I was first introduced to Enactus in 2008. I was 19, a student in Singapore Polytechnic's (SP) School of Business. In my years in school, extra-curricular activities like joining the clubs and societies did not interest me. I was terribly busy with running an apparel printing and corporate gifts business, while juggling my studies.
One of my lecturers had put together a team of several business students to take part in the Enactus 2008 National Competition. Many students from other faculties - Engineering, Environmental Studies and Built Environment, had already begun a community service project in South India - building a greenhouse and a compost production facility for an orphanage. Our task was to bring "enterprise" into an otherwise staid, direct-aid project.
Conducting the landscape study, we found that the land area around the orphanage was semi-arid, due to years of using chemical fertilisers. Only 25% of the land around the orphanage was farmable. The orphange had the original idea of running the greenhouse and compost production facility has a sideline business, and selling the saplings and compost to the farmers. Bringing the business lens to the fore, we saw a unique opportunity to use the power of entrepreneurship to change the face the surrounding village of some 50 farming families. Its name was Sevapur.
There were a few facets to our strategy. First, was selling the saplings and compost, not at the market price as intended, but at a price lower than the market price, while still giving the orphanage a profit. This price point incentivized the farming families to buy the products from the Orphanage, rather that other vendors.
Second, was researching the type of crop which would have a high market value and would be able to thrive in this semi-arid environment. This is where our Environmental Studies friends came in. They found the answer - Moringa, a herb with health and healing properties.
Third, was researching the type of organic compost which would support the growth of Moringa, and rehabilitate the land. Again, the Environmental Studies students, together with their capable lecturer Dr. Adrian Elangovan, found the answer.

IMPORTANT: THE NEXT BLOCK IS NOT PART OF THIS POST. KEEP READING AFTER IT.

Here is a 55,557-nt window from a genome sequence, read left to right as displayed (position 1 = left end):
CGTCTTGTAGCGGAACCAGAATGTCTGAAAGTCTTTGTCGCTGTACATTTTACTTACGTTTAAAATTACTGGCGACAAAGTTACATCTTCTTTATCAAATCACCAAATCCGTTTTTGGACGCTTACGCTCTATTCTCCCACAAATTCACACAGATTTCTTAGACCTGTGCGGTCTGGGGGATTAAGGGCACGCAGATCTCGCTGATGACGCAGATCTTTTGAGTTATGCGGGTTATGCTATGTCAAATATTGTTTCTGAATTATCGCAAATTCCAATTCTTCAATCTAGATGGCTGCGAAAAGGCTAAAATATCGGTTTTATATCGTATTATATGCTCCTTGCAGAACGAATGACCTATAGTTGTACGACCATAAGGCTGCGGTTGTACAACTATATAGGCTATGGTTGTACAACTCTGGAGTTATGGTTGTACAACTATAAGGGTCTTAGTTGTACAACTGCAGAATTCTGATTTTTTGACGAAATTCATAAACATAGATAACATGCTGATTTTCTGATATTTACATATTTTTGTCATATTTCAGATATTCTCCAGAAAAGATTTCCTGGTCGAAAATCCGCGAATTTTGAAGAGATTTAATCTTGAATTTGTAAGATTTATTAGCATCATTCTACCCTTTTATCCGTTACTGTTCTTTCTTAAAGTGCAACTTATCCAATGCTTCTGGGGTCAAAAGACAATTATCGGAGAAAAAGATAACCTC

The results were absolutely shocking -
1. We did such brisk business that profits from the venture covered half of the orphanage's operating costs
2. ~50% of the farms converted to using our organic compost, so the environmental impact.
3. The one thing we were not able to measure accurately was the impact on the incomes of the farmers. But anecdotal evidence pointed to a general increase income due to increases in land utilisation rates.
In 2008, social entrepreneurship was not yet the field of intense interest that is it today. But this was social entrepreneurship, on a scale that changed the face of a village, and the lives of hundreds of people. It really is difficult to put into words how profoundly such an experience changes one's worldview. Later, in 2011, as a direct result of my Enactus experience, I co-founded Start Now, a social enterprise, technology company that aims to connect people to good causes.
The amazing thing about Enactus, is that the entire project was spurred by the simple idea of friendly competition. And even as much as competition is sometimes derided, the Enactus competitions harness a certain unbridled energy that brings forwards positive change in the world. Even 9 years since my 2008 participation, this experience is indelibly etched in my memory.
PS: This is an opinion piece by Keith Tan, Group CEO of Wonderlabs. Wonderlabs is the leading service provider helping companies build and manage software development teams in Indonesia and Vietnam. Across our various shared and dedicated centers, we have over 350+ active software developers. Since our founding in 2015, we have grown rapidly through innovation and our relentless mission focus - Connecting you to success and productivity. Alumni of Wonderlabs have gone on to work at some of the biggest companies in Southeast Asia.